Third Eye Shoppe

  • Founded by Jack Herer in 1987
  • Motto: “We Smoke The Competition”
  • Described as a “hippie department store”
  • Provided health insurance for all employees
  • Taken over by Mark, Jack’s son, in 2001
  • Reported losses due to local and online competition 
  • Closed in 2017

Sadly, financial difficulties prompted the permanent closure of the iconicThird Eye Shoppe thirty years after its opening. As well as being a place to pick up all the necessary ingredients for a relaxing smoke session, Third Eye was a symbol of the cannabis legalization movement, and a lasting symbol of Portland’s individualistic character.

Find the best California certified cannabis products online at Medallion Wellness! Shop our menus according to your location here.

Jack Herer: The Father of Cannabis Activism

Jack Herer was a man of convictions who even ran for president…twice! But he’s perhaps most famous for his book, The Emperor Wears No Clothes. Through this detailed work, Herer compiled a record of the long and rich history of cannabis and its subsequent vilification by lawmakers in modern-day America. Chapter topics include:

  • Brief Summary of the Uses of Hemp
  • Cannabis Drug Use in 19th Century America
  • Marijuana Prohibition
  • Therapeutic Uses of Cannabis
  • Medical Literature on Cannabis Medicine
  • Prejudice: Marijuana and Jim Crow Laws
  • More Than Sixty Years of Suppression

Reefer Racism

In one chapter of the book, Herer highlights the link between cannabis regulation and racism. He notes the actions of numerous early twentieth century public safety commissioners who struck fear into the hearts of the general public with rhetoric rooted in racism and fear mongering. These authorities frequently noted “marijuana’s insidious evil influence” on society. Black Americans and other marginalized groups were frequently used as scapegoats, and the rambunctious jazz movement that was developing in New Orleans at the time was heavily criticized for promoting “evil” music. (6)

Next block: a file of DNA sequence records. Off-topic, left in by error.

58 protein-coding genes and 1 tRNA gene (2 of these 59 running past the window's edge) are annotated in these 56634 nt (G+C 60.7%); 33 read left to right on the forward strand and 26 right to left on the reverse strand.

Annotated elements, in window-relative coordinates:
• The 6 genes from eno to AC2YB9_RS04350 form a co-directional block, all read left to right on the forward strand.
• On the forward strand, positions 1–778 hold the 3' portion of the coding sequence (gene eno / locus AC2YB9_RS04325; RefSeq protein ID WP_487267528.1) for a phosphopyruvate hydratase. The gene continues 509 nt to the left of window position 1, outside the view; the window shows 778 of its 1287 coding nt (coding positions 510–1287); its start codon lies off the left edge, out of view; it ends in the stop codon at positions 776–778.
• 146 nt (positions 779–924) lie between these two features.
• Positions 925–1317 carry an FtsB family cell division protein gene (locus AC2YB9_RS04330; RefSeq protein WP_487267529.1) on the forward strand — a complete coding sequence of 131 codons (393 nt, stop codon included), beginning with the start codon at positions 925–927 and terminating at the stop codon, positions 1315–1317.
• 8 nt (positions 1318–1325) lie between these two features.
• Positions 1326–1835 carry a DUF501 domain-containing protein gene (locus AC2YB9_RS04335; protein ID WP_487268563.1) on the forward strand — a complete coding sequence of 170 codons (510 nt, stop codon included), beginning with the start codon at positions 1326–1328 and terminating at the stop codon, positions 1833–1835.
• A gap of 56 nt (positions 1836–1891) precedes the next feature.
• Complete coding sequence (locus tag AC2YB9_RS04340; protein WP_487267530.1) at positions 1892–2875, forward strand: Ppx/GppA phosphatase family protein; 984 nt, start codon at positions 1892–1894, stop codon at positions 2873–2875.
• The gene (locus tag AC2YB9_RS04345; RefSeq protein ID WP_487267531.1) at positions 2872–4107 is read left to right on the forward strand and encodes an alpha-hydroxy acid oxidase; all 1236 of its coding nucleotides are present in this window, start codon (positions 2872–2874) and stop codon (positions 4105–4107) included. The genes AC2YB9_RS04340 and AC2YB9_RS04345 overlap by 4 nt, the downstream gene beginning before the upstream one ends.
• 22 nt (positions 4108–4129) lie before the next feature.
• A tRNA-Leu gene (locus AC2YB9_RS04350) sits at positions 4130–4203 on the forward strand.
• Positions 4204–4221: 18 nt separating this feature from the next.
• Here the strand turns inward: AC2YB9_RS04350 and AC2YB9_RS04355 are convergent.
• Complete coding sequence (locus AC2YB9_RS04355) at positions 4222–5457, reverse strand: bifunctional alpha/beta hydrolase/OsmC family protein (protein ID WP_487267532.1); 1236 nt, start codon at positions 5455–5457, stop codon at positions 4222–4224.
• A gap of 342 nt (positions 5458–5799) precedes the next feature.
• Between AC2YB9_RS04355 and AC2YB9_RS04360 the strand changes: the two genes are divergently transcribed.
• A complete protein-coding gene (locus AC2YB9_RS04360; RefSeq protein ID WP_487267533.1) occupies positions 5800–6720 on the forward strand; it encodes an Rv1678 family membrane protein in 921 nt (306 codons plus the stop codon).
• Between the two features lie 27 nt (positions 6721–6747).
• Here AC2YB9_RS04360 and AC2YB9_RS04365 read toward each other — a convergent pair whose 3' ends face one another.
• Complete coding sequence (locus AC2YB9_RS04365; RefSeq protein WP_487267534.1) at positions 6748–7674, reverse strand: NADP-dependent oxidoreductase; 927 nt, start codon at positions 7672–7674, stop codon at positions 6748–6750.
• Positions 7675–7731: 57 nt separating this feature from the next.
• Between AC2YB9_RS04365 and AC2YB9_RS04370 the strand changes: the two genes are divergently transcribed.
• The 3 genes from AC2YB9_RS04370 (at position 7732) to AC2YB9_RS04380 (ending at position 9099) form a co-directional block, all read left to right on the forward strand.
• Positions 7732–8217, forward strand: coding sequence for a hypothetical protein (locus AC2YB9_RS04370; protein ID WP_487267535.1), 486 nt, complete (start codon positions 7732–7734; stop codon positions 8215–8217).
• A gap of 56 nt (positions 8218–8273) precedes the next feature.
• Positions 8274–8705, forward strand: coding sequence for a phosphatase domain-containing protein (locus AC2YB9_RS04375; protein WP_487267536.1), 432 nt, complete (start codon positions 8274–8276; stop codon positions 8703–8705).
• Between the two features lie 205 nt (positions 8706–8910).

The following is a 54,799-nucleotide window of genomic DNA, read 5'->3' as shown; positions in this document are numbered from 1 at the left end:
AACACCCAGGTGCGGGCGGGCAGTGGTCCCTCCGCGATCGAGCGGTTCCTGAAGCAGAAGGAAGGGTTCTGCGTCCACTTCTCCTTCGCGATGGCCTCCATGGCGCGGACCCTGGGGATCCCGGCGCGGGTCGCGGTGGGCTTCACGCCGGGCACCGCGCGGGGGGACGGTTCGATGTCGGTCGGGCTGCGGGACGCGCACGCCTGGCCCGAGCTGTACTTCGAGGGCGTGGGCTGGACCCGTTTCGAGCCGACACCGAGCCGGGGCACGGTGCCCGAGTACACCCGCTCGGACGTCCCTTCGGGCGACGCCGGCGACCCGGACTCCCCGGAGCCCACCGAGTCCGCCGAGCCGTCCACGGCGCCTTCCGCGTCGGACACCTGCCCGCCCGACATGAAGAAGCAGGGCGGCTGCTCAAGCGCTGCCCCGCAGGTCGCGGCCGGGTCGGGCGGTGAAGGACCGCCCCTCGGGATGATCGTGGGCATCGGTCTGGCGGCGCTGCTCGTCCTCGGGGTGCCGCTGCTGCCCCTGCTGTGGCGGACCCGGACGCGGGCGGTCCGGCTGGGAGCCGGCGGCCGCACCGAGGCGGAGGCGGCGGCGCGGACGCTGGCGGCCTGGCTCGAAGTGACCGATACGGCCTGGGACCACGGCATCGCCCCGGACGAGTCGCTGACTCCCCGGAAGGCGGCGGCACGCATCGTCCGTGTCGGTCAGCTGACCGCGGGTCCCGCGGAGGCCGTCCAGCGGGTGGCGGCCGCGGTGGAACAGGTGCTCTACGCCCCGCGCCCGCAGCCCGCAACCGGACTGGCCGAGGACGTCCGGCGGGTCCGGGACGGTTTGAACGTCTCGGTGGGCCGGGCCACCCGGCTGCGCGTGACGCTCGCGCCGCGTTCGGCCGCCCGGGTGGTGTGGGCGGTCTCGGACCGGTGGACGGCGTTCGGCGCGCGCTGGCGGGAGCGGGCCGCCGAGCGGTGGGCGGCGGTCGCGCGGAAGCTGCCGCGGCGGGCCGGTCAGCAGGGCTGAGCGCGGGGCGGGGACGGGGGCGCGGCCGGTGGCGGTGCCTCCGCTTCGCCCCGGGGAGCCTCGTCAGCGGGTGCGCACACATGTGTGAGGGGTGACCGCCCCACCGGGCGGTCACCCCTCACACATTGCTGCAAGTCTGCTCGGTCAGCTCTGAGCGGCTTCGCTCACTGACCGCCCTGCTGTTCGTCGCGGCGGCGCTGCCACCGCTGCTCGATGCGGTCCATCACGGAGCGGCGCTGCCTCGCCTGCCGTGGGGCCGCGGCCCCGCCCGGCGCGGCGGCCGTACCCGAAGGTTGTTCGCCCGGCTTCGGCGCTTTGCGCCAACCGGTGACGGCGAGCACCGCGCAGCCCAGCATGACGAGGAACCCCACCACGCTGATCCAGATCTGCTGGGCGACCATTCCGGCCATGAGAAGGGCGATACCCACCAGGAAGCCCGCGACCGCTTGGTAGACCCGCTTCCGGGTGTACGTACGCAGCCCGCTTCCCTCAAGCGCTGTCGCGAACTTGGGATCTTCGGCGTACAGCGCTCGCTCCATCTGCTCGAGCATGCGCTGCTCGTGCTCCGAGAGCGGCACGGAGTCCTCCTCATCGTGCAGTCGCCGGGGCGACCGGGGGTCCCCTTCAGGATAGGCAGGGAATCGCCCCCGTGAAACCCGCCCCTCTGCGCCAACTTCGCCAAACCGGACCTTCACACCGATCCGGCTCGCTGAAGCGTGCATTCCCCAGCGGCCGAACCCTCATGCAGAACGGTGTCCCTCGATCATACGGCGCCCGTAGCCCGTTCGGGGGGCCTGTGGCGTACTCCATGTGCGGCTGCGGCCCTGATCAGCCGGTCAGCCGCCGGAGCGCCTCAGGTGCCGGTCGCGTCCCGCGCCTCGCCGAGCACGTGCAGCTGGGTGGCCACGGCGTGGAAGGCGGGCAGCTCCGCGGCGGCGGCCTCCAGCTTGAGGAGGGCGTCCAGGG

Find the best California certified cannabis products online at Medallion Wellness! Shop our menus according to your location here.

Saying Goodbye to The “Emperor of Hemp”

Throughout his life, Herer used his platform to speak out about federal and state laws that restricted cannabis use. He was vocal in his support for hemp and its practical uses, and his advocacy for the right to smoke weed gained him wide acclaim and recognition in the United States and overseas. He had an incredibly busy speaking career, traveling to cannabis competitions, hemp festivals and protest events around the country to highlight the need for lawmakers to take weed legalization seriously.

Unfortunately, the strain of his intense event schedule took its toll on Herer’s health. This led to him suffering a stroke at a Eugene, Oregon festival in 2000. After many months, he recuperated; owing his recovery to his liberal use of concentrates. He got back into his speaking appearances and continued to advocate for cannabis countrywide for the next decade. However, tragically, shortly after his appearance on stage at a Portland rally, Jack Herer suffered a fatal heart attack. He was 70. Survived by his wife Jeannie and his son Mark, Jack remains a respected and revered figure in cannabis culture.